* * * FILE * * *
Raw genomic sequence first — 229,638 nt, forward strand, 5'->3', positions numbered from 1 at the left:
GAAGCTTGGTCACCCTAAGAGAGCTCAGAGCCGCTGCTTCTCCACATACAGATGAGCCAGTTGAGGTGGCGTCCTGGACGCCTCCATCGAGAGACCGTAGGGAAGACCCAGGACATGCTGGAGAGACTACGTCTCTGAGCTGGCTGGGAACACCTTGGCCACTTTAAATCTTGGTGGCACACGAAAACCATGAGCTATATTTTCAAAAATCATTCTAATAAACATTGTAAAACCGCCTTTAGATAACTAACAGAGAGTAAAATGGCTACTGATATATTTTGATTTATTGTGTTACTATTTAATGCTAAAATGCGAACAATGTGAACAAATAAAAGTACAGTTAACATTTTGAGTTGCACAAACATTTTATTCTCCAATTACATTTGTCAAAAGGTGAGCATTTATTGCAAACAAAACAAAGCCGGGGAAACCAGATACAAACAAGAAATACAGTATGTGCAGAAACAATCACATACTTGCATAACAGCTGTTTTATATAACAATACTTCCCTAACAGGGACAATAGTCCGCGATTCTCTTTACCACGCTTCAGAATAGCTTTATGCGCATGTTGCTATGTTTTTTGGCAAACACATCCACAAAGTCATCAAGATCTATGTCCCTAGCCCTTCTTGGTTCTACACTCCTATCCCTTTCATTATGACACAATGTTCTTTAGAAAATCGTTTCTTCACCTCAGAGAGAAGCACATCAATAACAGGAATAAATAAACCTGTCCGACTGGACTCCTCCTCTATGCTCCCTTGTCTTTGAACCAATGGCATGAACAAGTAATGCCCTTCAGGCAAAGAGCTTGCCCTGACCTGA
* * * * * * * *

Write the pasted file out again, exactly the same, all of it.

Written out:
Raw genomic sequence first — 229,638 nt, forward strand, 5'->3', positions numbered from 1 at the left:
GAAGCTTGGTCACCCTAAGAGAGCTCAGAGCCGCTGCTTCTCCACATACAGATGAGCCAGTTGAGGTGGCGTCCTGGACGCCTCCATCGAGAGACCGTAGGGAAGACCCAGGACATGCTGGAGAGACTACGTCTCTGAGCTGGCTGGGAACACCTTGGCCACTTTAAATCTTGGTGGCACACGAAAACCATGAGCTATATTTTCAAAAATCATTCTAATAAACATTGTAAAACCGCCTTTAGATAACTAACAGAGAGTAAAATGGCTACTGATATATTTTGATTTATTGTGTTACTATTTAATGCTAAAATGCGAACAATGTGAACAAATAAAAGTACAGTTAACATTTTGAGTTGCACAAACATTTTATTCTCCAATTACATTTGTCAAAAGGTGAGCATTTATTGCAAACAAAACAAAGCCGGGGAAACCAGATACAAACAAGAAATACAGTATGTGCAGAAACAATCACATACTTGCATAACAGCTGTTTTATATAACAATACTTCCCTAACAGGGACAATAGTCCGCGATTCTCTTTACCACGCTTCAGAATAGCTTTATGCGCATGTTGCTATGTTTTTTGGCAAACACATCCACAAAGTCATCAAGATCTATGTCCCTAGCCCTTCTTGGTTCTACACTCCTATCCCTTTCATTATGACACAATGTTCTTTAGAAAATCGTTTCTTCACCTCAGAGAGAAGCACATCAATAACAGGAATAAATAAACCTGTCCGACTGGACTCCTCCTCTATGCTCCCTTGTCTTTGAACCAATGGCATGAACAAGTAATGCCCTTCAGGCAAAGAGCTTGCCCTGACCTGA